Monday, 29 October 2012

To Charge, or not to Charge?

‘Should NGOs charge fees for its programs?’ – This is a question which has been mooted not just within our program, but also in many others within and outside of Pratham. Since the program is fully funded by our donor, we do not need to charge fees. Yet, this is an important consideration which is often mooted in the course of program implementation.

Like with many choices made during implementation, this too has a valid set of advantages and disadvantages which have to be taken into consideration and a decision must be taken based on what best suites the program’s goals as well as the realities of the situation on the ground.

Advantages of Charging Fees
  • Sustainability: The first advantage is that charging fees, even nominally, means additional funds coming into the program. This can then be put to a variety of uses – either in covering basic implementation costs, to fund other existent programs or to create new avenues of operation. 
  • Commitment: Often during implementation, free of cost programs are welcomed by partners and end beneficiaries. However, because the program is free, there is a “nothing to lose” attitude which can develop towards the program. That is to say, since the beneficiary will not lose anything by failing to adequately participate; it is solely dependent on their own drive to do so. Charging a nominal fee leads to beneficiaries being invested in the program and they will then work to get the maximum out of what they have paid for.
  • Seriousness: Unfortunately, providing programs free of cost occasionally leads to them being viewed in a flippant manner or as a sub-standard product. Attaching a monetary cost increases the perceived value of the program and can lead to it being viewed in a more serious light.
  • No Motive-Related Apprehension:  In our program we provide a 32” LCD TV and the WebBox. Some schools found it hard to believe we would give them free hardware at no cost. They were convinced that there was, or would be, some hidden cost and thus looked at the program in a distrustful light. Thus some programs may encounter similar problems, where some beneficiaries feel like there is a hidden agenda or motive behind the program.

Disadvantages of Charging Fees
  • No Requirement: In the case of programs which have funding for implementation, charging fees are not required and unrelated to the program. Thus begging the question as to the reasons for the need to charge for the program in the first place.
  • Hesitance at Participation: A free of cost program invariably means that, since there is no cost for the school, it will be far easier to bring them on board with the program. A fee will automatically be an impediment to the school participation, both in terms of budget constraints as well as for obtaining the required authorization for the same.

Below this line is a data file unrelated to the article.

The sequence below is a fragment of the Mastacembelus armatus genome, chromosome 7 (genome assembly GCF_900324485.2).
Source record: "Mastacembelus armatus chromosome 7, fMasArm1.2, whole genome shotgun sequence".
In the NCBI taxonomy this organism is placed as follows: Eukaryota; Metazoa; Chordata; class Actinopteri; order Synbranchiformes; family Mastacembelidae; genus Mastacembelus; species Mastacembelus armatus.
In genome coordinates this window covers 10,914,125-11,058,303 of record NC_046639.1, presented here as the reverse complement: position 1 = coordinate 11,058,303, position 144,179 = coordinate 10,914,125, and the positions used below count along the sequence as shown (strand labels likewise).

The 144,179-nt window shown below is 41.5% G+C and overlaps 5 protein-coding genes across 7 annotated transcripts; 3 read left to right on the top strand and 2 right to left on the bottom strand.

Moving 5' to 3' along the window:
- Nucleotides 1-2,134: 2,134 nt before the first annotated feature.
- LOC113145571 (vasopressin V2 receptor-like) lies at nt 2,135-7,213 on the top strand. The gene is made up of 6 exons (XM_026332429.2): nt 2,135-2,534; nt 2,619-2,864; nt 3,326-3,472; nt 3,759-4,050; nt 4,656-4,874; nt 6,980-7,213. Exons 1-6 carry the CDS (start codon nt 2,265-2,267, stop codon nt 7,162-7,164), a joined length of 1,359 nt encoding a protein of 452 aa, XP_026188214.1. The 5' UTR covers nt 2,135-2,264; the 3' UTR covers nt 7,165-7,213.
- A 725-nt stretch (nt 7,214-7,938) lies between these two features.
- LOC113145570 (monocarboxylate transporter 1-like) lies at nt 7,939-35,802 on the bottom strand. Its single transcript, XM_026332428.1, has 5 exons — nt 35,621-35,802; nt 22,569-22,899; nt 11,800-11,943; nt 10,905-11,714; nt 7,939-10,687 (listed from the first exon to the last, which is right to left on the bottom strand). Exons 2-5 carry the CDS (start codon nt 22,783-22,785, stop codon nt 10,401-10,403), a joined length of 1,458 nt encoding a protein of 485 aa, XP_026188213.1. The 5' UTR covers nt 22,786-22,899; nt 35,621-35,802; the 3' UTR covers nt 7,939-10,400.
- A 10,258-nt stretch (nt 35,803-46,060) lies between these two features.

• Negative Perception: As an NGO, charging a fee for a program may seem to be commercial by beneficiaries. The perception towards the NGO may also differ. With a program which is free of cost, the impact-driven motive is more prominent. In the case of a program which charges, the motive may be misconstrued as being profit driven. This may lead to the relationship going from an NGO – beneficiary to that of an NGO – client, reducing the trust between stakeholders. 
  • Fee Recovery: The introduction of a fee, especially a recurring fee model, would add to the workload of staff members. They would have to spend time following up to ensure schools have paid the fee, as well as dealing with issues of failure of payment and deciding what the consequences of that failure would be. 
  • Disconnect between Aim and Implementation: Our program is targeted towards those schools which do not otherwise have financial access to commercial Educational Technology. The idea being, to provide them with an alternative which can benefit children without causing an additional financial burden on the school. If a fee was introduced, it would also be unfair to charge some schools and not charge others, which all fall in the same target segment – this becomes problematic when a school is not able to or is not willing to pay the fee despite being in our target segment. The effective message being – if you can’t pay the fee you cannot participate. This would create a conflict between the logistical implementation of the program and the ethos on which it is driven.

There are definitely various issues which exist on both sides of the debate which have to be taken into consideration before a decision is made. Also, many of these issues are not inevitable, but can be worked around.

For this particular project, we will be watching closely to understand if a fee-based model in Delhi and potentially Jaipur, versus a non-fee based model in the remaining locations has any impact on the usage of the WebBox among other things.